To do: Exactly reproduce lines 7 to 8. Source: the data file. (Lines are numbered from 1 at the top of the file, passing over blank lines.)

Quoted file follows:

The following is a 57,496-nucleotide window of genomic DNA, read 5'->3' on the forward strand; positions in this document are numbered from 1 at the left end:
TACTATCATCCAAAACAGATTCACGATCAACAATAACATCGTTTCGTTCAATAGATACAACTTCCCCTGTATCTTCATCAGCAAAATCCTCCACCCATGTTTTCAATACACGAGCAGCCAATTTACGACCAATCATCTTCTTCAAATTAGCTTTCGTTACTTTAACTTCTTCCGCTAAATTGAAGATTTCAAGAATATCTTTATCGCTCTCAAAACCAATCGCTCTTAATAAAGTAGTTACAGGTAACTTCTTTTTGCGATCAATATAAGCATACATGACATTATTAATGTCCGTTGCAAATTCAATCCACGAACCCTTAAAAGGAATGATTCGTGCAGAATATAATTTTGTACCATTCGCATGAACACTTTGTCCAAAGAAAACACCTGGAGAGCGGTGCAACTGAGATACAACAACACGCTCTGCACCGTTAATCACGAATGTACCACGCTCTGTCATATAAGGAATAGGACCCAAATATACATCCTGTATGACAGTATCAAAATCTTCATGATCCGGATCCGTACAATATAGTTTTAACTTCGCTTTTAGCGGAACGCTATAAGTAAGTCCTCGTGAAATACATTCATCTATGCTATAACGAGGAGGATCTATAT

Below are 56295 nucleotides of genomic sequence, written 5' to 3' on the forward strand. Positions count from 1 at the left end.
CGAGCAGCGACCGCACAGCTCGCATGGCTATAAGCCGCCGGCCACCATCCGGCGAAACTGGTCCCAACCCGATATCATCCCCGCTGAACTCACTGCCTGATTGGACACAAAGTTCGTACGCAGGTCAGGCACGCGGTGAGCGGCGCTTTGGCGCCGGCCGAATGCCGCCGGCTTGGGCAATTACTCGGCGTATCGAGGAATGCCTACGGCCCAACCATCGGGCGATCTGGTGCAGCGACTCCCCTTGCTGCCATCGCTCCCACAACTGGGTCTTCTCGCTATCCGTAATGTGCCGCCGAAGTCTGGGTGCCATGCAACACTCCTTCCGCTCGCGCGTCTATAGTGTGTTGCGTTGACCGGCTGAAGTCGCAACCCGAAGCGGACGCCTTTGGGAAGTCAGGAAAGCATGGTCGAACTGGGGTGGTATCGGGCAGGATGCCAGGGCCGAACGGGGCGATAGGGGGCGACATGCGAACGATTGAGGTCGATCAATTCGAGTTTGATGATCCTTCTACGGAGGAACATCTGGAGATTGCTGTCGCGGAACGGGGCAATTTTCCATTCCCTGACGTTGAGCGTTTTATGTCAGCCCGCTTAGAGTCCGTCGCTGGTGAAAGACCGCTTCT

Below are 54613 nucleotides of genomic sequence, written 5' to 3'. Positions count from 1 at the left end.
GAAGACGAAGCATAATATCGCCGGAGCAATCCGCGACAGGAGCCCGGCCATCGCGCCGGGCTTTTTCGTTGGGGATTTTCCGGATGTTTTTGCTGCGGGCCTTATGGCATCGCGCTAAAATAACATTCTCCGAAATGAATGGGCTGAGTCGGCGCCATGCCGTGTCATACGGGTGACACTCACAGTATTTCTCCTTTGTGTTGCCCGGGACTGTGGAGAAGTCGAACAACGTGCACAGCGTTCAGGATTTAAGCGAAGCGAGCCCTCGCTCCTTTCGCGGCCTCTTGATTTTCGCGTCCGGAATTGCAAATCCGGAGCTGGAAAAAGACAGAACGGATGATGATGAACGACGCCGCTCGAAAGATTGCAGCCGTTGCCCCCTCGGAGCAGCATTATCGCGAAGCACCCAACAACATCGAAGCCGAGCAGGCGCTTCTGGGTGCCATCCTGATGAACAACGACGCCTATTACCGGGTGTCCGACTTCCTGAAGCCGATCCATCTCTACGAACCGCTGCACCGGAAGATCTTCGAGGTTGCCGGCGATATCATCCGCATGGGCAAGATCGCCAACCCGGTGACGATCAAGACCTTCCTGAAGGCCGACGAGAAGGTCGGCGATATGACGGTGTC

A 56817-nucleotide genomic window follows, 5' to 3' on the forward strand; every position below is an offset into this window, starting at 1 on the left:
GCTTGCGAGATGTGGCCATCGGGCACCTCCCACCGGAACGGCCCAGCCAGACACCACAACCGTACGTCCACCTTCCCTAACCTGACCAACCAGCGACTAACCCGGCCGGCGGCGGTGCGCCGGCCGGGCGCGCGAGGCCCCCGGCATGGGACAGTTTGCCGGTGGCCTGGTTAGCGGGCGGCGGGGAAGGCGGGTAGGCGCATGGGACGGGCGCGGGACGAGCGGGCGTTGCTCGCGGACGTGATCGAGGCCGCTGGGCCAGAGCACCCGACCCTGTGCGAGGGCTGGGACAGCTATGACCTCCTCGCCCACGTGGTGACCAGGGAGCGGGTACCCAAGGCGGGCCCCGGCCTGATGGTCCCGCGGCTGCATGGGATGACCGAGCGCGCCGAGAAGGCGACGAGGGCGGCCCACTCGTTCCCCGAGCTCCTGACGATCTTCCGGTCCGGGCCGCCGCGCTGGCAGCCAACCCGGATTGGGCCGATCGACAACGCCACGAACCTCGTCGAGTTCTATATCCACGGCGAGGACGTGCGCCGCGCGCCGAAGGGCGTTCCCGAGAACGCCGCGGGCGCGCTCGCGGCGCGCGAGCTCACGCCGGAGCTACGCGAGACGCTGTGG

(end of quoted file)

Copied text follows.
A 56817-nucleotide genomic window follows, 5' to 3' on the forward strand; every position below is an offset into this window, starting at 1 on the left:
GCTTGCGAGATGTGGCCATCGGGCACCTCCCACCGGAACGGCCCAGCCAGACACCACAACCGTACGTCCACCTTCCCTAACCTGACCAACCAGCGACTAACCCGGCCGGCGGCGGTGCGCCGGCCGGGCGCGCGAGGCCCCCGGCATGGGACAGTTTGCCGGTGGCCTGGTTAGCGGGCGGCGGGGAAGGCGGGTAGGCGCATGGGACGGGCGCGGGACGAGCGGGCGTTGCTCGCGGACGTGATCGAGGCCGCTGGGCCAGAGCACCCGACCCTGTGCGAGGGCTGGGACAGCTATGACCTCCTCGCCCACGTGGTGACCAGGGAGCGGGTACCCAAGGCGGGCCCCGGCCTGATGGTCCCGCGGCTGCATGGGATGACCGAGCGCGCCGAGAAGGCGACGAGGGCGGCCCACTCGTTCCCCGAGCTCCTGACGATCTTCCGGTCCGGGCCGCCGCGCTGGCAGCCAACCCGGATTGGGCCGATCGACAACGCCACGAACCTCGTCGAGTTCTATATCCACGGCGAGGACGTGCGCCGCGCGCCGAAGGGCGTTCCCGAGAACGCCGCGGGCGCGCTCGCGGCGCGCGAGCTCACGCCGGAGCTACGCGAGACGCTGTGG